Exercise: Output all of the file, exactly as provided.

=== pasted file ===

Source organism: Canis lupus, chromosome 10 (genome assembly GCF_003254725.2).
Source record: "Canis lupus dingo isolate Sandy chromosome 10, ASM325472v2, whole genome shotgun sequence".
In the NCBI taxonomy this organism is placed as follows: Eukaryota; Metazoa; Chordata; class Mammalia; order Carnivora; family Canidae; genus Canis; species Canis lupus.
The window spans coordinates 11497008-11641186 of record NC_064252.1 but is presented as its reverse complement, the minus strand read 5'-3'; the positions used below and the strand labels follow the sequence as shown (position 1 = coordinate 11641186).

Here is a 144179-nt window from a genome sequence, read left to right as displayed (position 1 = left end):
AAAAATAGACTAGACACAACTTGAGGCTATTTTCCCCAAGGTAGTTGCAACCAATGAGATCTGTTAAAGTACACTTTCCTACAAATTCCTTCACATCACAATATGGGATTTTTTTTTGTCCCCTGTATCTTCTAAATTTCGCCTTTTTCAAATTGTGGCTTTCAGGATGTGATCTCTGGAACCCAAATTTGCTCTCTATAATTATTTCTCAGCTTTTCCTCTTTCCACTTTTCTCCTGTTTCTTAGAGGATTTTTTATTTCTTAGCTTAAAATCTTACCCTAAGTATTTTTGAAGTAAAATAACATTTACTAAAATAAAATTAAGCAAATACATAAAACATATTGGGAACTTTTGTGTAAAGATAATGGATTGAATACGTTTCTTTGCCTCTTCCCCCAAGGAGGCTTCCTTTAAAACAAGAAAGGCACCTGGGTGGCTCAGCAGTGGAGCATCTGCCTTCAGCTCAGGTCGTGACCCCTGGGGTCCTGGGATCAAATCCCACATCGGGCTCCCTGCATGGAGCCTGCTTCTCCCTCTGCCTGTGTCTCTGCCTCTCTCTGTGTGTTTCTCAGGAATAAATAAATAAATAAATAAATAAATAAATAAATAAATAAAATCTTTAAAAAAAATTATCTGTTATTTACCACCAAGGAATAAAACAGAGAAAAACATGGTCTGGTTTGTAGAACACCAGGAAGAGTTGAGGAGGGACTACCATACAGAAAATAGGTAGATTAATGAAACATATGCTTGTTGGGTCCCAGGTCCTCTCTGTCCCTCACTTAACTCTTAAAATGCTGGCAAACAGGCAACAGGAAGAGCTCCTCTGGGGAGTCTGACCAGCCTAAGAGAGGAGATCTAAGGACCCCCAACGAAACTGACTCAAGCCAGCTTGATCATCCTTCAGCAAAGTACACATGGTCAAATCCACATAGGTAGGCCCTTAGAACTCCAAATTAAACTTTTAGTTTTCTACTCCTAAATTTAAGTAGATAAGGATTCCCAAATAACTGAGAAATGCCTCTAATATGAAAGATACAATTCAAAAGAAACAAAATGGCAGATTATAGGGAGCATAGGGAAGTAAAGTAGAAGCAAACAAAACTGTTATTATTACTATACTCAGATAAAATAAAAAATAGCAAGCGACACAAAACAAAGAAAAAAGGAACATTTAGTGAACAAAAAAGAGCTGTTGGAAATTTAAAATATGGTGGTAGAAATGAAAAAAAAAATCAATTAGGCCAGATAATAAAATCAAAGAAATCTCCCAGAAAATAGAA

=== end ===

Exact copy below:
Source organism: Canis lupus, chromosome 10 (genome assembly GCF_003254725.2).
Source record: "Canis lupus dingo isolate Sandy chromosome 10, ASM325472v2, whole genome shotgun sequence".
In the NCBI taxonomy this organism is placed as follows: Eukaryota; Metazoa; Chordata; class Mammalia; order Carnivora; family Canidae; genus Canis; species Canis lupus.
The window spans coordinates 11497008-11641186 of record NC_064252.1 but is presented as its reverse complement, the minus strand read 5'-3'; the positions used below and the strand labels follow the sequence as shown (position 1 = coordinate 11641186).

Here is a 144179-nt window from a genome sequence, read left to right as displayed (position 1 = left end):
AAAAATAGACTAGACACAACTTGAGGCTATTTTCCCCAAGGTAGTTGCAACCAATGAGATCTGTTAAAGTACACTTTCCTACAAATTCCTTCACATCACAATATGGGATTTTTTTTTGTCCCCTGTATCTTCTAAATTTCGCCTTTTTCAAATTGTGGCTTTCAGGATGTGATCTCTGGAACCCAAATTTGCTCTCTATAATTATTTCTCAGCTTTTCCTCTTTCCACTTTTCTCCTGTTTCTTAGAGGATTTTTTATTTCTTAGCTTAAAATCTTACCCTAAGTATTTTTGAAGTAAAATAACATTTACTAAAATAAAATTAAGCAAATACATAAAACATATTGGGAACTTTTGTGTAAAGATAATGGATTGAATACGTTTCTTTGCCTCTTCCCCCAAGGAGGCTTCCTTTAAAACAAGAAAGGCACCTGGGTGGCTCAGCAGTGGAGCATCTGCCTTCAGCTCAGGTCGTGACCCCTGGGGTCCTGGGATCAAATCCCACATCGGGCTCCCTGCATGGAGCCTGCTTCTCCCTCTGCCTGTGTCTCTGCCTCTCTCTGTGTGTTTCTCAGGAATAAATAAATAAATAAATAAATAAATAAATAAATAAATAAAATCTTTAAAAAAAATTATCTGTTATTTACCACCAAGGAATAAAACAGAGAAAAACATGGTCTGGTTTGTAGAACACCAGGAAGAGTTGAGGAGGGACTACCATACAGAAAATAGGTAGATTAATGAAACATATGCTTGTTGGGTCCCAGGTCCTCTCTGTCCCTCACTTAACTCTTAAAATGCTGGCAAACAGGCAACAGGAAGAGCTCCTCTGGGGAGTCTGACCAGCCTAAGAGAGGAGATCTAAGGACCCCCAACGAAACTGACTCAAGCCAGCTTGATCATCCTTCAGCAAAGTACACATGGTCAAATCCACATAGGTAGGCCCTTAGAACTCCAAATTAAACTTTTAGTTTTCTACTCCTAAATTTAAGTAGATAAGGATTCCCAAATAACTGAGAAATGCCTCTAATATGAAAGATACAATTCAAAAGAAACAAAATGGCAGATTATAGGGAGCATAGGGAAGTAAAGTAGAAGCAAACAAAACTGTTATTATTACTATACTCAGATAAAATAAAAAATAGCAAGCGACACAAAACAAAGAAAAAAGGAACATTTAGTGAACAAAAAAGAGCTGTTGGAAATTTAAAATATGGTGGTAGAAATGAAAAAAAAAATCAATTAGGCCAGATAATAAAATCAAAGAAATCTCCCAGAAAATAGAA